Europe’s rebound from the coronavirus pandemic is creating widespread supply-side frictions as companies struggle to find enough workers or materials to meet rising demand.
According to a report in the Financial Times, increased economic activity after coronavirus restrictions were eased across Europe earlier this year have produced a “very high workload for drivers and dispatchers, which in turn leads to dissatisfaction and resignations.”
The shortage of heavy goods vehicle drivers is widespread across Europe, reaching 80,000 in Germany and 400,000 across the whole EU.
Industry associations across Europe are warning that the situation is likely to worsen amidst difficulties recruiting young people owing and an ageing workforce — the average age of drivers is over 50.
“In Germany and all over the EU we have the same problem as in the UK, but in the UK it was made worse by Brexit,” said Dirk Engelhardt, chair of Germany’s Federal Association of Goods Transport, Logistics and Disposal.
Engelhardt blames EU driver shortages on low wages and the poor treatment of workers. “When drivers deliver to big industrial companies, they are not even allowed to use the toilets,” he said. “They are treated like animals. This must stop.”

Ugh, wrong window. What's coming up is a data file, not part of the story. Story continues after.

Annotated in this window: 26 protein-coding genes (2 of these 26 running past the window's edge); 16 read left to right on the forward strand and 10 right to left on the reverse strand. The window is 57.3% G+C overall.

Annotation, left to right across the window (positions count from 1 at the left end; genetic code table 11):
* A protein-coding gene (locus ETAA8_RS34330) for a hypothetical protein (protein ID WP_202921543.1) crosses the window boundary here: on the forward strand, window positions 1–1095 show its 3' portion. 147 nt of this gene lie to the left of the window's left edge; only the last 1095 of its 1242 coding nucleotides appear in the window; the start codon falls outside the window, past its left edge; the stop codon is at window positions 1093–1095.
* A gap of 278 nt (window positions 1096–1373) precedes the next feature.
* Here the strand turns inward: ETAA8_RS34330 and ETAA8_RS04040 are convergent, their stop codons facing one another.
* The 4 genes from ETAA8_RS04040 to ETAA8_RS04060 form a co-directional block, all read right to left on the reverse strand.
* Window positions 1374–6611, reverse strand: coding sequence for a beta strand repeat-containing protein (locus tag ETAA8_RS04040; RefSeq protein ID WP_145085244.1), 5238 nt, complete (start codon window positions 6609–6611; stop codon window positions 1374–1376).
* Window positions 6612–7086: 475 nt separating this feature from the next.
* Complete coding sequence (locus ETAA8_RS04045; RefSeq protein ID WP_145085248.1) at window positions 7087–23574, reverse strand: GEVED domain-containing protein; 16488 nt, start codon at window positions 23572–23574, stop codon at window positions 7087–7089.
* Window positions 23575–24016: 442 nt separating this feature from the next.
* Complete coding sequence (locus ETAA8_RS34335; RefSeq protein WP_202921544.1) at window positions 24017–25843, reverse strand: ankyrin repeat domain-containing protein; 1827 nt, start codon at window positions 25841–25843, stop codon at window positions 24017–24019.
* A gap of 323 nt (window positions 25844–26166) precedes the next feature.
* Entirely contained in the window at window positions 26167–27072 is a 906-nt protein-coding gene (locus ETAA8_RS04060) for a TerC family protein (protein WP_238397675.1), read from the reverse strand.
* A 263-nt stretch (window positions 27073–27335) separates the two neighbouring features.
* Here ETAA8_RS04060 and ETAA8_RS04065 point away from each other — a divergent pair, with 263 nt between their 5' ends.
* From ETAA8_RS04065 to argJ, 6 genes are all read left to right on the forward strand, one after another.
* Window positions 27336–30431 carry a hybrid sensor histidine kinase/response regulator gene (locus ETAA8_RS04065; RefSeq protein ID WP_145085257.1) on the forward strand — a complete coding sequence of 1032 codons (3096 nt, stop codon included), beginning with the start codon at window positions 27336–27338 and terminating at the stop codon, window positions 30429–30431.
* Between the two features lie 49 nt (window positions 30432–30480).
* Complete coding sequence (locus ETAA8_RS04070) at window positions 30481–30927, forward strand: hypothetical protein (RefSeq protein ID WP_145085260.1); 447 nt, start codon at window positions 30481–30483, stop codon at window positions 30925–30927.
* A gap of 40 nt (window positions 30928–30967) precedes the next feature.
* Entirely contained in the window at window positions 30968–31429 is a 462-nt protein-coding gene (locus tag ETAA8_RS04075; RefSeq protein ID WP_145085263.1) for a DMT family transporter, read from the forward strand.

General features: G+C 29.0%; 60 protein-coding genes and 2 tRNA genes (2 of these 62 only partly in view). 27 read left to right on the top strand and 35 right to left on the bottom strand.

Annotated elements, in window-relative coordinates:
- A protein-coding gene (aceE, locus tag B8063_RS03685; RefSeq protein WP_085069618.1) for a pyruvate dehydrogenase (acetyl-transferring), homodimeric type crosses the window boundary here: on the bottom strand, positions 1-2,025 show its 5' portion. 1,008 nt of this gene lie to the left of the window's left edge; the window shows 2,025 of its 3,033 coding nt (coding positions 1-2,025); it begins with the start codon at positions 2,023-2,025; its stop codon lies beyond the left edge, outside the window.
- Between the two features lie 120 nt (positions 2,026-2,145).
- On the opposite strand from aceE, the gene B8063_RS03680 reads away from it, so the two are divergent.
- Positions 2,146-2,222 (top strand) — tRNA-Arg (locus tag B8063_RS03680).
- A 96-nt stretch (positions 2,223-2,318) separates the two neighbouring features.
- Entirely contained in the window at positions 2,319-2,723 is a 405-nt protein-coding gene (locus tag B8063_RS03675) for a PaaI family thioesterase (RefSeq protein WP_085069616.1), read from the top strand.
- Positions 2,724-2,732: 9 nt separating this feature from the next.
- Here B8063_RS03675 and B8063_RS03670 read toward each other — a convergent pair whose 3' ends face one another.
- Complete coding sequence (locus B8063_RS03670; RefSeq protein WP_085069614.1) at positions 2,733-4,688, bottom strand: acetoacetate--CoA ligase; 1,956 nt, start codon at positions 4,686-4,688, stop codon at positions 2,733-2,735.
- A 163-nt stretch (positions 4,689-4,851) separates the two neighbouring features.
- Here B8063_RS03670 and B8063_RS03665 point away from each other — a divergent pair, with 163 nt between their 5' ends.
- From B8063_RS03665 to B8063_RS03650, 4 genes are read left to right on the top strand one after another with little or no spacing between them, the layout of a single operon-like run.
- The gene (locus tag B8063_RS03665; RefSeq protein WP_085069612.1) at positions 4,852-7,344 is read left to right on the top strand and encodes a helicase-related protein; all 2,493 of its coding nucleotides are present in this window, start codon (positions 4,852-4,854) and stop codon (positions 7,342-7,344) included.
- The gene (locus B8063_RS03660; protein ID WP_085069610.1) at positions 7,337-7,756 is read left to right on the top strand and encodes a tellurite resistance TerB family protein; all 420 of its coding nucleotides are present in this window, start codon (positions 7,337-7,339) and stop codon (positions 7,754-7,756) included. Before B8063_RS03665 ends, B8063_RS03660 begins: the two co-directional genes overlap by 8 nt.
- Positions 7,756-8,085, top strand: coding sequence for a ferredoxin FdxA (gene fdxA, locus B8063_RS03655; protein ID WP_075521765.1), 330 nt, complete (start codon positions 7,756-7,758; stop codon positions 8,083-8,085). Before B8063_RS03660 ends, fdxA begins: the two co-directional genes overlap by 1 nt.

Economists say the region’s labour shortages are likely to ease as people who left the workforce during the pandemic look for jobs, furlough schemes expire and remaining Covid-19 travel restrictions are lifted.
However, the eurozone’s unemployment rate was 7.5 per cent in August, well above levels in the US or UK.
While the UK’s driver shortage has led to ships being diverted from the UK’s main port at Felixstowe, the three big EU ports of Rotterdam, Antwerp and Hamburg say they are confident of being able to handle their exceptionally high volumes of cargo.